To-day most busy and tiring day, as all Sundays are.

Service at ten and again at three.

Funerals at 5 p.m., four; after, prayer meeting.

Luckily (!) weather threatening, so announced there would be no meeting to-night; thankful in my soul.

And now the gentle drops making music on my roof; really it is too grand; one feels like living again to be in room where you can stand upright all over.

Miss Ferreira died last night; buried this afternoon; "Zalig zijn de dooden die in den Heere sterven" (Blessed are the dead which die in the Lord); large crowd at cemetery.

But to think that so young and so strong a person should so suddenly be called away; "Levende gaan zij de eeuwigheid binnen" (literally, Living they enter eternity).

Miss Van Tonder very, very low in hospital; cannot bear thought of her perhaps dying; it will be too, too sad; so young, so good, so patient. God only knows!

Yesterday eight buried; mostly children.

Let me rather fill pipe; get into bed, and listen to soothing rain without.

Tuesday, October 8.—Getting lazy with diary; effects of comforts of house, no doubt. Just copied Dr. M.'s list of patients; total 150; mostly in new camp; wonder how on earth am to find time to visit these tents; and this is but one of the three doctors' lists! So one's time is just made up with visits to sick, and for other work there is no opportunity. One gets "daarom" (literally, therefore) a bit hopeless with the amount of work. O for a few more to help!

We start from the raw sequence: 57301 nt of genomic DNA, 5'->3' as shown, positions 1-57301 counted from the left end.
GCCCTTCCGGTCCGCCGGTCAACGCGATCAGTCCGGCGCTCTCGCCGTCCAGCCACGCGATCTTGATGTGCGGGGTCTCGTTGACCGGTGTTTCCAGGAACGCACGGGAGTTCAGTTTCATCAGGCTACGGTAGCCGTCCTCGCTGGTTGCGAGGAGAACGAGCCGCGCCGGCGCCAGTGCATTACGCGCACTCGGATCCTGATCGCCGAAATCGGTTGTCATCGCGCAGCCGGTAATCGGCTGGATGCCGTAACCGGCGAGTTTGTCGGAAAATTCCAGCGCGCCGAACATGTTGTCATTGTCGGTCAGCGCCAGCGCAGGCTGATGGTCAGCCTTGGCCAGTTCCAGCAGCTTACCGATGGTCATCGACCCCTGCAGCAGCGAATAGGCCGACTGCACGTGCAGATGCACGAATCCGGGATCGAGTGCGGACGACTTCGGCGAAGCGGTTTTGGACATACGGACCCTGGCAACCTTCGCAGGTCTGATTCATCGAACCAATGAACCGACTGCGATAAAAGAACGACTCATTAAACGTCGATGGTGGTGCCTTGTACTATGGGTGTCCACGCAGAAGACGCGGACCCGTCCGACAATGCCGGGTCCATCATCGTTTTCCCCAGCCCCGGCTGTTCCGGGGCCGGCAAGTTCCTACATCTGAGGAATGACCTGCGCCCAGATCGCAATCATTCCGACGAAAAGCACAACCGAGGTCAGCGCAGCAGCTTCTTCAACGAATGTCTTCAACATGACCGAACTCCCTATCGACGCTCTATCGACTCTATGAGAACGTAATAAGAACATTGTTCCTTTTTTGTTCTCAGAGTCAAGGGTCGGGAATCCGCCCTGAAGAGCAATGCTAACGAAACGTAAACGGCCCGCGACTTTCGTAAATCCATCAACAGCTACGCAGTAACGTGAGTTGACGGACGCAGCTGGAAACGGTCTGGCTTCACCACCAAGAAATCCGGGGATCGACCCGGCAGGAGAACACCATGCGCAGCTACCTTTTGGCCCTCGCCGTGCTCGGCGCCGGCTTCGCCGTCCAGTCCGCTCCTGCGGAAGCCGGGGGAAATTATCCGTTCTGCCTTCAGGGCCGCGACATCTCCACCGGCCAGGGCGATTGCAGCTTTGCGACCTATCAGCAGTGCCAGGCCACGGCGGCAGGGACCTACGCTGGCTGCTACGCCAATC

Hospital runs away with whole morning; and positively cannot neglect that work, and then come the funerals every other day.

Buried four children this afternoon; one girlie I often visited; "En zij brachten kinderkens tot Jezus" (And they brought children to Jesus).

One cannot help smiling sometimes in midst of death; the comic element will crop up everywhere and the sublime verges on the ridiculous. Old Mrs. Griesel, delirious, "Ach, minheer, en moet ik nou sterve en dit zonder eers een glas karren melk to kry?" (O, sir, and must I die now, and that without one glass of buttermilk?); wonder, wonder how many will get well in that fatal ward. Give Miss Van Tonder up, also Mrs. Steyn and Mrs. Griesel—but!

Four children struggling with Death just now; among these a tiny little girl three years—the dearest, sweetest, little cherub imaginable. It knocks one over completely to see mother kneeling silently by bedside. There is pathetic element in the utter helplessness of human love. How hard to witness suffering with a breaking heart and to be—helpless!

Our new hospital matron arrived; let us hope for better things now.[63]

Found old Englishman (Hockins) in hospital; chat and prayer in English; my first in camp.

Big load of boards arrived this morning; now there will be coffin material again for a short season.[64]

To-morrow afternoon is service, and nothing ready yet.

Thursday, October 10.—Sad and gloomy day.

Early visit hospital, and on entering fatal ward saw the two empty places—Mrs. Griesel and Miss Van Tonder. O, the sorrow, the bitter sorrow, of it! Went to morgue tents and saw her again in death who had suffered so long and patiently these last few weeks. Rest after weariness—sweet rest at last. But where, O where, are our prayers? May God save me from sin of unbelief and doubt during these days!

"Nie pijn nie, Minheer L., maar net zoo gedaan" (No, no pain, Mr. L., but only so weary). Thus, when I asked her on my last visit if she had any pain.